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Archive for the ‘God’s leading’ Category

I love the promise of Psalm 32:8.

When I embrace it as my own, my life is so much better.

The same better future can be yours, too.

“The Lord says, ‘I will guide you along the best pathway for your life. I will advise you and watch over you.’

I know very well of my random failures that can be traced to thinking I don’t need God’s guidance on a particular matter.

Invariably, I eventually realize that I should have paid closer attention to His Word and His Spirit’s voice.

The older I get, the better I listen.

Better late than never, right?

Listen well, my friend.

And live more successfully, more joyfully and more fruitfully.

It’s what God wants for us, according to Jeremiah 29:11.

As always, I love you
Martin

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There are 12 words in Psalm 141 that can revolutionize our lives if we’ll apply them.

The fact is that many of our headaches in every aspect of our lives can be traced to our not doing what the words say.

“Take control of what I say, O Lord, and guard my lips.” (Psalm 141:3)

Oh my.

We can’t rewrite history and expunge the pain and loss caused by our loose lips.

We CAN write a better future, though, if we’ll invite the Holy Spirit to guide our thoughts and words.

We CAN make greater progress toward our potential in Christ if we’ll commit to saying only words that build up rather than tear down, words that reflect the compass of faith and not the corruption of the flesh.

Let’s allow God’s Word and Christ’s example to lead our lips.

Life will be better for everybody in our world as we do.

As always, I love you
Martin

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“And no one puts new wine into old wineskins. For the wine would burst the wineskins, and the wine and the skins would both be lost. New wine calls for new wineskins.” (Mark 2:22)

It’s one of scriptures most vivid metaphors and applies to so many situations.

Don’t put new wine in old wineskins or you’re going to have a big mess.

New wine ferments, produces gas that fills the wineskin that then is stretched.

The new wineskin, made of leather or an animal belly, is flexible and stretches fine.

Old wineskins don’t adapt, though, and most often rupture because of the pressure for change.

We see this dynamic played out in all sorts of ways in life.

A manager comes into the workplace with new ideas and long-time employees — biding their time until retirement — might resist the call to adapt.

A principal tries to persuade students and faculty to change the classroom culture to promote learning and not simply emotional survival, yet the principal’s initiatives prompt a blow-up of conflicts rather than a coalition for improvement.

It happens in families, too, when a remarriage occurs and a blended family deteriorates into a powder keg of a new parent seeking to provide disciplinary consequences for previously unrestrained children.

The examples could go on and on but the point is clear, both involving the way of faith and just everyday life.

In the church, new ideas for enhancing ministry impact are sometimes seen as threats by those who are set in their ways of doing this or doing that.

And those promoting the new ideas are sometimes seen as troublemakers who don’t understand “how life really is.”

Let’s resist the temptation to criticize and reject ideas that are new and different than our own. It’s possible that an established strategy is still the best strategy but we must be willing to honestly and humbly evaluate if there’s a more effective way to serve at church or to succeed at work or to promote harmony in the home.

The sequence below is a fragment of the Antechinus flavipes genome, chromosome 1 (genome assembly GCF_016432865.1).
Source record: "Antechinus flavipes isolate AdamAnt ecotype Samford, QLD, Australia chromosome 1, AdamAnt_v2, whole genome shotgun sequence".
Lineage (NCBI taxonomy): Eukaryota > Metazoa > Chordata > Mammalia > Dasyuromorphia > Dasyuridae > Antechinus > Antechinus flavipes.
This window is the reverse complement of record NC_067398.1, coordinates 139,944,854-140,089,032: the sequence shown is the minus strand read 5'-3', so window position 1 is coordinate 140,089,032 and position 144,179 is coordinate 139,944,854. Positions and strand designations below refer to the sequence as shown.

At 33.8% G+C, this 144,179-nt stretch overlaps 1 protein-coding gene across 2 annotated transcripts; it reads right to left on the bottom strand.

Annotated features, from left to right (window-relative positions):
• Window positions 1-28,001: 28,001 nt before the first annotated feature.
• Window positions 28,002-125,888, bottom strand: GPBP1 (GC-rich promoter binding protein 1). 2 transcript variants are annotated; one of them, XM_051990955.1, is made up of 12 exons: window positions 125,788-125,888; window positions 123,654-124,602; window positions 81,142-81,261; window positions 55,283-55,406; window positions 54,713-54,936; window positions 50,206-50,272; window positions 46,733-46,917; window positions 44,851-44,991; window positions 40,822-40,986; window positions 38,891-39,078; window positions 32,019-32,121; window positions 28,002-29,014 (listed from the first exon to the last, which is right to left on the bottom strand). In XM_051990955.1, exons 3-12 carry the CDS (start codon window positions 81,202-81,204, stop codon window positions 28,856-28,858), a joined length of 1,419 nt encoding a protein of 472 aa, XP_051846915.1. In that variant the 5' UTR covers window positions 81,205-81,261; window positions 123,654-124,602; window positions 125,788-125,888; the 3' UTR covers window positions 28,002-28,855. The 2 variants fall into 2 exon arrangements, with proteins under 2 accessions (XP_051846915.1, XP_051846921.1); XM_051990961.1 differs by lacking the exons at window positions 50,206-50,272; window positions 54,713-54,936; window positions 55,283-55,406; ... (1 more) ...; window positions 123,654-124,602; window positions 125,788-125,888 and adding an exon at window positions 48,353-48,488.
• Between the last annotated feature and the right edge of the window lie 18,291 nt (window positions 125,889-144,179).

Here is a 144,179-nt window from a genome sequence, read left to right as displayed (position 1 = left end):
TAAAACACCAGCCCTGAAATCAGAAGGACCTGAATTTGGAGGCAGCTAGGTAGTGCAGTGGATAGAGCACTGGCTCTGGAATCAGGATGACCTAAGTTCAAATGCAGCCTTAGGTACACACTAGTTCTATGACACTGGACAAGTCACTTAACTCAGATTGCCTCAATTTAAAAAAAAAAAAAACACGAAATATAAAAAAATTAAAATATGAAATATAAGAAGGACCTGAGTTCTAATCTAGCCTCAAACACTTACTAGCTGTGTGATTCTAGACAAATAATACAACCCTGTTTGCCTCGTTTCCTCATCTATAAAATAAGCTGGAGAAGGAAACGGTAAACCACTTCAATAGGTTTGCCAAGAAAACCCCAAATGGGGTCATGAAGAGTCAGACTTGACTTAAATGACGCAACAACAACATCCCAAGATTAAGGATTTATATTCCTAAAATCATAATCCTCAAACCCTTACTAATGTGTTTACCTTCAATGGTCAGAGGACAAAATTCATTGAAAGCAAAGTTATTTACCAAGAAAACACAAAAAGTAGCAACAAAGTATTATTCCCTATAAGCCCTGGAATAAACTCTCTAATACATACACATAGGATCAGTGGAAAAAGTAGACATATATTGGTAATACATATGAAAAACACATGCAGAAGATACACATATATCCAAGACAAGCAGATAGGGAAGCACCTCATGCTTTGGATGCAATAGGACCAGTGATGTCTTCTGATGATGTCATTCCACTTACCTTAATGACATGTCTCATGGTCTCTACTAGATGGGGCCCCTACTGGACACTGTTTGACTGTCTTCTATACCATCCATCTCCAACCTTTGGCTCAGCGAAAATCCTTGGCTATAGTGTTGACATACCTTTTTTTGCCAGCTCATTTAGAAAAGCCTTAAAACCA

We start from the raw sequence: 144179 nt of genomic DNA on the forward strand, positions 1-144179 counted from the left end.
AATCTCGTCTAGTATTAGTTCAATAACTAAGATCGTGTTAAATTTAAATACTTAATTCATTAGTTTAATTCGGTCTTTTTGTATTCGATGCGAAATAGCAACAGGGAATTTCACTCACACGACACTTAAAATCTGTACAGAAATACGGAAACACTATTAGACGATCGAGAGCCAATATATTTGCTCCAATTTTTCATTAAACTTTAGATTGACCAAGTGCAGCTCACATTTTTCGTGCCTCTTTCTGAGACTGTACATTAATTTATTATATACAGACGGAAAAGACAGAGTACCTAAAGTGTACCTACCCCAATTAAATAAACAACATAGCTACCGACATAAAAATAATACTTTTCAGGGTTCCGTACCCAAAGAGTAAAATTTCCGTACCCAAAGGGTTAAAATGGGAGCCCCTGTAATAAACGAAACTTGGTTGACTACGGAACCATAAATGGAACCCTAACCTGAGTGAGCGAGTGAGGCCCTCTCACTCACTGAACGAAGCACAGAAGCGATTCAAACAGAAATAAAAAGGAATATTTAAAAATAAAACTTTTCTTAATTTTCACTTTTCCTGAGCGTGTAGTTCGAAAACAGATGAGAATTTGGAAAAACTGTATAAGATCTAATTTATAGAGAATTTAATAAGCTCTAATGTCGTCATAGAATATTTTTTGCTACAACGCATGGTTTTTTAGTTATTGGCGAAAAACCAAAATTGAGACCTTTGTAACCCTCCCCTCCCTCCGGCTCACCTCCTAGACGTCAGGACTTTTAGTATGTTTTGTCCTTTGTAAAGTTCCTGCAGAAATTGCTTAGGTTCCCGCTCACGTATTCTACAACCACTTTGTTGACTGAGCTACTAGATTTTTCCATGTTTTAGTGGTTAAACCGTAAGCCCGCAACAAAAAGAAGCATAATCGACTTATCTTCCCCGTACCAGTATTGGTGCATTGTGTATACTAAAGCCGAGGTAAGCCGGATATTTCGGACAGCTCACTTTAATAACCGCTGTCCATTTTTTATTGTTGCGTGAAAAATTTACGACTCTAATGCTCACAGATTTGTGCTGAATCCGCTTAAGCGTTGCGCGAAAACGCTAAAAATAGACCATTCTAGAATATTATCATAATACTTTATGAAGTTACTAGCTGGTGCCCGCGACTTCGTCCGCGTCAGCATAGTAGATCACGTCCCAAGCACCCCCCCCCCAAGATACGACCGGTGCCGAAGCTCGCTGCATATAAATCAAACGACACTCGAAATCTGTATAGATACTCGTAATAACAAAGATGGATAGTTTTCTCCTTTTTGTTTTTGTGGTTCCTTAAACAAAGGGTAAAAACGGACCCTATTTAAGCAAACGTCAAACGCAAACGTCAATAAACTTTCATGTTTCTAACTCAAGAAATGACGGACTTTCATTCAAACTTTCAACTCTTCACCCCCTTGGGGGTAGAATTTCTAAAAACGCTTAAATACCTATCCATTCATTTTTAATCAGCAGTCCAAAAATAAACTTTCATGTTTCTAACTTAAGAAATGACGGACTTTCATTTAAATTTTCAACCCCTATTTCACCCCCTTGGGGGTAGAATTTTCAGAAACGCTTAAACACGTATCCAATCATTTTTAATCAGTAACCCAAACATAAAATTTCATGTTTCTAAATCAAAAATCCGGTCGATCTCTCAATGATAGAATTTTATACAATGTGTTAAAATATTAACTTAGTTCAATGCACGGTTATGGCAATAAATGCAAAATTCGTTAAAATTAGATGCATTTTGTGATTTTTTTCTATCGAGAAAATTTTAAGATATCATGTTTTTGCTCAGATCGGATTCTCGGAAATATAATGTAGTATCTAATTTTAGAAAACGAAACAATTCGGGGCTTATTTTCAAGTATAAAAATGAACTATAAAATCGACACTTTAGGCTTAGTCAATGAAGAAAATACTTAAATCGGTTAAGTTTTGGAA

The best way to remain flexible, to not become a stiff, old wineskin, is to keep God’s love and Truth and power flowing through us day by day.

That way, we remain flexible and adaptable.

That way, we can embrace good ideas that are new to us and can help us enjoy new blessings and victories for the Kingdom.

This is SO much better than having a blow-up because we wouldn’t change.

As always, I love you
Martin

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If you had a several kids in your car and, because of recurring nausea, you weren’t able to finish driving the curvy, mountainous roads between your destination, would you pull into a restaurant and ask just anybody to get behind the wheel while you rode with eyes closed and stomach in knots?

Of course not. If you had to resort to such a desparate move to get home for the evening, you’d certainly be careful to make sure that the person was a competent driver who took instructions well.

Failure to be careful could lead to tragedy for all.

You see, we have to be careful about how our lives are steered.

If we’re not, bad things can — and sometimes do — happen.

This is particularly true with respect to who is steering our hearts.

Guard your heart above all else, for it determines the course of your life.” (Proverbs 4:23)

Who influences your heart?

Who do you allow to steer your values on issues of morality? Of theology? Of patterns for emotional intimacy?

Who do you turn to for advice on family relationships?

Who is your mentor when it comes to workplace attitudes and behaviors?

Is there a role model for you who is plugged into the Word of God?

You’ve heard the phrase, “Garbage in, garbage out.”

This is absolutely true with respect to the heart.

We’ve all seen it in others’ lives and we’ve unfortunately experienced it periodically in our own.

Let’s be careful to allow only those people surrendered to the Lord to be on the list of those allowed to give us directions for the journey of life.

Test everything.

If it’s something Jesus would allow into His heart, then it’s something that we can allow into ours.